Nowhere is easier to see the mind and body relationship than how we breathe and how we feel.
Your emotional state controls your breath. In stressful situations, your breathing becomes quicker and shorter triggered by stress hormones flooding the body. But breathing techniques such as Box Breathing can actually have an effect on your emotional state
Since hearing about the box breathing technique, I’ve used it for every opportunity where I feel my fight or flight emotions kicking in – and it works great.
What is Box Breathing?
Box Breathing, also known as square breathing, is a simple yet effective breathing technique that can help reduce stress, and anxiety, and improve focus.
This technique involves inhaling deeply for a count of four, holding your breath for a count of four, exhaling for a count of four, and then holding your breath for a count of four before repeating the process. Box Breathing has a few other names such as:
- Square breathing
It received a lot of attention from the former Navy seal, Mark Divine when he shared that Navy seals used the practice of Box Breathing.
He also attributed Box Breathing to becoming the ‘honor man’ (the top graduate in his seal training class). It involved breathing and holding in equal measures which how where it gets its name square breathing.
How to Practice Box Breathing
To do box breathing:
- Sit comfortably with your back straight and your feet flat on the ground.
- Close your eyes and take a deep breath in through your nose for a count of four.
- Hold your breath for a count of four.
- Exhale slowly through your mouth for a count of four.
- Hold your breath for a count of four.
- Repeat the process for 5-10 minutes.
It’s best to practice Box Breathing sitting down, and if you feel light-headed or faint at any point, return your breathing to a natural rhythm. If this feeling continues each time you try Box Breathing, then seek medical advice.
How the Box Breathing Technique Works
There are systems in the body that work for us automatically and happen in the more primitive parts of the brain.
Everyone has heard of the flight-or-flight response and this is one of those automated systems designed to protect us from life-threatening situations. But sometimes those systems refuse to turn off. Being in a continual state of stress can lead to anxiety and depression, but fortunately, breathing exercises can help.
Box Breathing builds up the amount of CO2 you have in your blood. Normally having abundant oxygen in our blood is a good thing, but this is usually when we want to be more active such as during exercise, or when we are trying to deal with life-threatening situations.
The build-up of CO2 sends a signal to the vagus nerves and in response activates the parts of the body that deal with digestion and rest called the parasympathetic nervous system.
The parasympathetic nervous system tells all those fight or flight feelings and hormones that their work is done and they can go home. As a result, you feel calmer.
The History of Box Breathing
Box Breathing is also known as sama sama vritti pranayama, from the yogic practice of pranayama, or focusing on the breath.
Sama vritti pranayama is Sanskrit, Sama means ‘equal’ and sama vritti pranayama means ‘mental fluctuations’. So the literal translation is ‘equal mental fluctuations breathing exercises’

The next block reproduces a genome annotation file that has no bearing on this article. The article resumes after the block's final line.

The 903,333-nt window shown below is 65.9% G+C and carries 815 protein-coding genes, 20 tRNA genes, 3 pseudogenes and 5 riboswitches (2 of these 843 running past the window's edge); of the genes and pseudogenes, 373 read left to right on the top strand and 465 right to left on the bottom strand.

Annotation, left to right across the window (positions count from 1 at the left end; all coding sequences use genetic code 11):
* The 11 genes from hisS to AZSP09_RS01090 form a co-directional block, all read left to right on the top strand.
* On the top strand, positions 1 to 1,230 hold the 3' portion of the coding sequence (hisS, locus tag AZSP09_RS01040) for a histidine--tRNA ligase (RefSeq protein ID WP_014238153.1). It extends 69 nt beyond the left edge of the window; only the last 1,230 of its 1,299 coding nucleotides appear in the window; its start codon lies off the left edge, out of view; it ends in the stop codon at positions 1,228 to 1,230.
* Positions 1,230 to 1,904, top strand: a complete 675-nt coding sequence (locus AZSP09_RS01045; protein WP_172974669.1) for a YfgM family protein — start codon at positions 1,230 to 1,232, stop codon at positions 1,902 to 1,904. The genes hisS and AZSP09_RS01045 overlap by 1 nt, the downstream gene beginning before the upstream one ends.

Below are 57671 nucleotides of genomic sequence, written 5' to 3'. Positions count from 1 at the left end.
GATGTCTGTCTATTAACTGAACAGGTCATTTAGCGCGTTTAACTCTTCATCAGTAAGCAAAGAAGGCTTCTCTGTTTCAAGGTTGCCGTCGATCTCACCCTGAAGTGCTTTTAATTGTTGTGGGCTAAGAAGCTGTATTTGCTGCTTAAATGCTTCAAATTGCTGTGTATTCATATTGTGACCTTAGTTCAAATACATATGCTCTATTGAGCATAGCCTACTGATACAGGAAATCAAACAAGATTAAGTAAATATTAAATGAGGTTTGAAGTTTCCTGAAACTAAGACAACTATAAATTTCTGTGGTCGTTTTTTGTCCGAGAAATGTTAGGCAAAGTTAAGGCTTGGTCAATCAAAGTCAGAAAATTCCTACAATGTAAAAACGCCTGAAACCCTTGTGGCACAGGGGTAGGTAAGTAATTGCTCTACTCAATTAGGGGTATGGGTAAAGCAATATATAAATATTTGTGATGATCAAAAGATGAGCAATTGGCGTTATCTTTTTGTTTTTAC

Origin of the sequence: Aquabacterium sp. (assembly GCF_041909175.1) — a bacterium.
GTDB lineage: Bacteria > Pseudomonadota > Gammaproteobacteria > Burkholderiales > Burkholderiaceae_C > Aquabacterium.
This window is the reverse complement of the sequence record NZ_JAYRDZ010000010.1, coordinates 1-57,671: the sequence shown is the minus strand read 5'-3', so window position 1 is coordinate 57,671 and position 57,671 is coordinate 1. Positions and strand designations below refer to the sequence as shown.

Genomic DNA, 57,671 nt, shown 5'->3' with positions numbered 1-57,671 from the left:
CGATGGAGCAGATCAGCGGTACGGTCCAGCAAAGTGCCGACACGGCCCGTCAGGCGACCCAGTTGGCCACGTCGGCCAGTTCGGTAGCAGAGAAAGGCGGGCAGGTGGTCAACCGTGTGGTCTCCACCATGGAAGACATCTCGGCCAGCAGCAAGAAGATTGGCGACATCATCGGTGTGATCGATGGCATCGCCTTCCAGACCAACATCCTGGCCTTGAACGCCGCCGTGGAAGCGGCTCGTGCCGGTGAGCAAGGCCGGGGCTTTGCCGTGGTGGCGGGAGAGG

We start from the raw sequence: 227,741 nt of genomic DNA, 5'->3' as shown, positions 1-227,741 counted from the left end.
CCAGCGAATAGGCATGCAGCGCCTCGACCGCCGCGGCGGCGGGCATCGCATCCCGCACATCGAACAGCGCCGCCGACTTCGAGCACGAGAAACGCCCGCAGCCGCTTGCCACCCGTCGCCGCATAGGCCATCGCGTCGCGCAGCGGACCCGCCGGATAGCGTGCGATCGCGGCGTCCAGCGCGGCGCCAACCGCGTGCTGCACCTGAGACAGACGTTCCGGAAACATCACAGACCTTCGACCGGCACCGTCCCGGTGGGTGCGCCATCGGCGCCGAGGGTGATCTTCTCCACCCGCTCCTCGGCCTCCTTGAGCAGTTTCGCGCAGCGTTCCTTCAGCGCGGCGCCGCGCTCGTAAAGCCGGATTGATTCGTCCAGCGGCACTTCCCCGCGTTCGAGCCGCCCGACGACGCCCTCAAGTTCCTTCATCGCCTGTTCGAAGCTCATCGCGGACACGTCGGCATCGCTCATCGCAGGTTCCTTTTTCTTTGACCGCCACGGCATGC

The Benefits of Box Breathing
1. Better emotional and mental health
In a 2017 study, they found using Box Breathing and other breathing techniques was helpful in reducing stress and anxiety in the participants that used the practice.
2. Reduces stress and stress-related illnesses
I’ve used this countless times, usually before an important presentation, before a tough call, or when I’m about to give bad news. High levels of stress come hand in hand with high blood pressure.
Deep breathing, or diaphragmatic breathing, has been shown in studies to counteract the fight or flight response of the central nervous system. Using breathing techniques regularly, not only works with short-term stress but also makes us more resistant to long-term stress and anxiety.
With regular practice of deep breathing, you’ll benefit from lower blood pressure, improved resistance to stress, and reduced chance of cancer and cardiovascular diseases. Not bad for taking a few deep breaths.
Related: Best Stress Relief Gifts
3. Improves sleep
If you’re now wondering if Box Breathing is good for sleep – the answer is a resounding yes. I’ve personally used the Box Breathing technique to help me sleep. If you’re struggling to sleep, Box Breathing can help with relaxation and calm a stressed and overactive mind.
I try to go for a longer than the usual count to four. When you’re lying still in bed you have less of a demand for oxygen, so counting more than four seconds is easier.
4. Improves athletic performance
Box Breathing is also used by athletes to improve their performance. By using box breathing techniques, athletes can improve their focus, endurance, and recovery time. It can also help reduce performance anxiety, which can be especially helpful for athletes competing in high-stress environments.
Tips for Using Box Breathing
When you first start any breathing exercises as you can become self-conscious about your breathing. Here are a few tips that can help improve and make your breathing exercise easier.
There’s no denying that the simplicity and benefits of Box Breathing make it a great wellness technique to keep ready for whenever we need it. It’s a great way to tame stressful situations and with continued practice, it will have a positive effect on your long-term health.
If you’re interested in learning more about breathing techniques you might like to read: Breathing Exercises to Reduce Stress and Feel Calm